Hanoi International Film Festival (HANIFF) is back to showcase some of the world’s best-rated and most cinematic films. The biennial event, which was last held in 2020 before the COVID lockdowns in Vietnam, brings together filmmakers and film enthusiasts in one venue to celebrate the art of cinema.
For this year’s event, HANIFF bears the slogan, “Cinema for Humanities, Adaptability and Development.”
Tran Sy Thanh, Chairman of Ha Noi People's Committee said during the event kickoff that HANIFF's mission is to promote the spirit of humanity and cooperation among filmmakers.
“The Festival will also be an opportunity for Vietnamese cinema to expand and integrate with the regional and global markets,” he said.
This year, there are 123 films from 56 countries and territories, including 11 movies and 20 short films. In addition, 7 films in the Korean Cinema Spotlight program, 63 films in the World Cinema Panorama program, and 22 contemporary Vietnamese films also participated.
From Tuesday to Saturday this week, multiple showings are hosted from 10 am to 9 pm, featuring outstanding works at three different cinemas in Hanoi: National Cinema Center, BHD Pham Ngoc Thach, and CGV Vincom Nguyen Chi Thanh.
Some of the most notable films in this year’s festival are: Jasmine (Vietnam), Maika - The girl from another planet (Vietnam), Burning (South Korea), Paloma (Brazil), and What Went Wrong? (Spain/Mexico).
I was fortunate to have the opportunity to join a screening of three short films at the National Cinema Center. They were SPiRAL, Stolen Moon, and Forward Drive. The showing started with the Finnish short film - Spiral. The audience is introduced to two old school friends — Anna and Jasmine. Anna is teaching ballet to the daughter of Jasmine, her bully in the past. The director shows us the development of Anna’s character as a ballet mentor and as a person, going from sincerely caring for her student to slowly being tough on the girl.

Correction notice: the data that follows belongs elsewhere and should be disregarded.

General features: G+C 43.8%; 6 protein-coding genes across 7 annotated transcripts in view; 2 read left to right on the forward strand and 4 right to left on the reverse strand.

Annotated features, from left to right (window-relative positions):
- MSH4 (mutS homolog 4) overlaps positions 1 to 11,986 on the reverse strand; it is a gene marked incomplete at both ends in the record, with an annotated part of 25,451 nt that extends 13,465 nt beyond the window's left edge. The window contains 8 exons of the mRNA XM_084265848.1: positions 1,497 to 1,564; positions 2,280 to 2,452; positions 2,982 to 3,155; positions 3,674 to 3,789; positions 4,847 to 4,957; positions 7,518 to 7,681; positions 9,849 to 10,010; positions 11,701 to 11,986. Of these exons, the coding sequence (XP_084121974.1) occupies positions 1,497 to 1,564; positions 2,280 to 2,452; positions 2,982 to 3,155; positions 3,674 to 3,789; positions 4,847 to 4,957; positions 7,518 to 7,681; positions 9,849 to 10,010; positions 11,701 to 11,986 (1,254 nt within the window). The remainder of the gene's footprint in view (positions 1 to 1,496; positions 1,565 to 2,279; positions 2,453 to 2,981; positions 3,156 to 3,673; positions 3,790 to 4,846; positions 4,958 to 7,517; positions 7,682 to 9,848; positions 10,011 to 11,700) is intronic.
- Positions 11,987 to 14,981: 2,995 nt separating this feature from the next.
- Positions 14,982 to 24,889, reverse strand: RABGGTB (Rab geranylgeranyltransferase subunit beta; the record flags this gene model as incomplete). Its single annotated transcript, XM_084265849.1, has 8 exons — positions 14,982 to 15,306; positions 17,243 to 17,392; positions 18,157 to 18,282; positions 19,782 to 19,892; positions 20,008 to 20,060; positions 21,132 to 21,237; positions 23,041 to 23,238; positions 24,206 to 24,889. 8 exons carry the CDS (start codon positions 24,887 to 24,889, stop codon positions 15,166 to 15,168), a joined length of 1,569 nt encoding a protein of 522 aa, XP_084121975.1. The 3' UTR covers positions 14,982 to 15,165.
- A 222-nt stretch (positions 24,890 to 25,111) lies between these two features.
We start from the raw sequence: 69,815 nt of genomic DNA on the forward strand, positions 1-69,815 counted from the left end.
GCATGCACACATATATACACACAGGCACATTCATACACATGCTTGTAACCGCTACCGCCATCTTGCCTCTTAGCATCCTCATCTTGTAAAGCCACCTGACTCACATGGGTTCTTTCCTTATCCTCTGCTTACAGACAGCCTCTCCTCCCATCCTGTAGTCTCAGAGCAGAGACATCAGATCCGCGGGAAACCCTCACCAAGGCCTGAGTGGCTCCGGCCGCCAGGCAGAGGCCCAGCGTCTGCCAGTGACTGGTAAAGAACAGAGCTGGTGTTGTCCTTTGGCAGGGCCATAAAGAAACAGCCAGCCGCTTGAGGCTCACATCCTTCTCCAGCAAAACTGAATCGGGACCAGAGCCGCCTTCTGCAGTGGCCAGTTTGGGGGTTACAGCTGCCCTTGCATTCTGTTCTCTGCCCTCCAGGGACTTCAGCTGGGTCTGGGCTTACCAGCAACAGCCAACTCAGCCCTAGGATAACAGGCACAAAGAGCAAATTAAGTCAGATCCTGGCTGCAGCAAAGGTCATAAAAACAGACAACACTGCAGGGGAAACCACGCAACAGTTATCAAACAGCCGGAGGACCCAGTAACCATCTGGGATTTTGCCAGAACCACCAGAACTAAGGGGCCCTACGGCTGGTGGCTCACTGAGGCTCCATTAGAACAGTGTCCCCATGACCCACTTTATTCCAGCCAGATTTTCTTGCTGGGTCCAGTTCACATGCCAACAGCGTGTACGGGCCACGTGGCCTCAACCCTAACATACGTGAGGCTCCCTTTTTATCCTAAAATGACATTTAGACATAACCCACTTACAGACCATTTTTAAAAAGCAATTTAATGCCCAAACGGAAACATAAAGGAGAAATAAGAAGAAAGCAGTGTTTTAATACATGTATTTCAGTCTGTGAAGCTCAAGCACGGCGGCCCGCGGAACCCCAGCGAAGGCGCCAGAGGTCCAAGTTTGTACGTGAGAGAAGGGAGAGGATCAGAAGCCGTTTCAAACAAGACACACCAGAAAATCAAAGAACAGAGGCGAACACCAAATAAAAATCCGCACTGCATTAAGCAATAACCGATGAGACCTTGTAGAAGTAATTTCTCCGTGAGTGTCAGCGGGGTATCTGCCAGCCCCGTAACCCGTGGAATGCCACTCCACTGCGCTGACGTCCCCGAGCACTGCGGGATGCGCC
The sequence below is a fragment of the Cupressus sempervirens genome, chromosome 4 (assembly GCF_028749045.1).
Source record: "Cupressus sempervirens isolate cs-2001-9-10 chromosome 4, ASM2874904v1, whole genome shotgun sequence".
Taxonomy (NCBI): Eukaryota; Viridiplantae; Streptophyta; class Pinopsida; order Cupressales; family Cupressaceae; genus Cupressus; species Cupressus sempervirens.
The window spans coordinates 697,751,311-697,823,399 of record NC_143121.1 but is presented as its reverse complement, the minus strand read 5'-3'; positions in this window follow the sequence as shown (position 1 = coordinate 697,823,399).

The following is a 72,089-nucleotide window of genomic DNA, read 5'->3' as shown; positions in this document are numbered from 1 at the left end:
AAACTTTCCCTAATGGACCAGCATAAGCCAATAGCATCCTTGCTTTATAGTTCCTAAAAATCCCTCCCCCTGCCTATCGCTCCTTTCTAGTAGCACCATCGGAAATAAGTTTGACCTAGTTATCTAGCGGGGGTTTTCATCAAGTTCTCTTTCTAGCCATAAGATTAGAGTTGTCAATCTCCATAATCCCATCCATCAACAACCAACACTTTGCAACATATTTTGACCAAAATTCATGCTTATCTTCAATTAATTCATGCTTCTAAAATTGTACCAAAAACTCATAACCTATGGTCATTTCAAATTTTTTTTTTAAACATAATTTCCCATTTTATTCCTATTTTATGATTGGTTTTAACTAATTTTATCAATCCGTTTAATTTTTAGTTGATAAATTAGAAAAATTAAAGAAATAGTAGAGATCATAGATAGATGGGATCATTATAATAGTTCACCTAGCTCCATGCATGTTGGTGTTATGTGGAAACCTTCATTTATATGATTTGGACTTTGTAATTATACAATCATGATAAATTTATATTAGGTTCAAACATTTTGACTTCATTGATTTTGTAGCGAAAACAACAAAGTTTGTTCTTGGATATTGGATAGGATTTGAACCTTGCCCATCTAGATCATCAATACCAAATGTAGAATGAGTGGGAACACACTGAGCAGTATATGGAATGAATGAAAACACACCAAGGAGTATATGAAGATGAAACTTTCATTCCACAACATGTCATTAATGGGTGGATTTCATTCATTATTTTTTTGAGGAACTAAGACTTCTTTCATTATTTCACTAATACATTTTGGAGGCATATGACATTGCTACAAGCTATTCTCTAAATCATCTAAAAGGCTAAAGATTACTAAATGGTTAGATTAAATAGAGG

Out of the three movies, Ukraine-produced Stolen Moon is the only animated movie. Although it is a movie for children, the storyline was a little bit difficult to grasp and follow, with long dialogues between characters. Nonetheless, the message it conveys is beautiful, believing that good will eventually win over evil.
The last film is a work from Sri Lanka, taking the central theme around the LGBTQ+ community when a famous cricketer's sexual orientation becomes the subject of public attention. He is made fun of by his teammates, scolded by his sister, and is even at the risk of ending his career as advertisement contracts are being pulled out. The film does a good job of establishing the main character’s struggles and difficulties. The film, however, ended so abruptly with the main character and his partner meeting his mother for the first time. As a viewer, I would have loved more scenes to see how the meetup turns out.
Overall, it is a novel experience to participate in my first film festival and encounter movies from countries whose film industries I have not known before. There is still a day left to join one of the biggest film festivals in Vietnam. You can check the screening schedules here.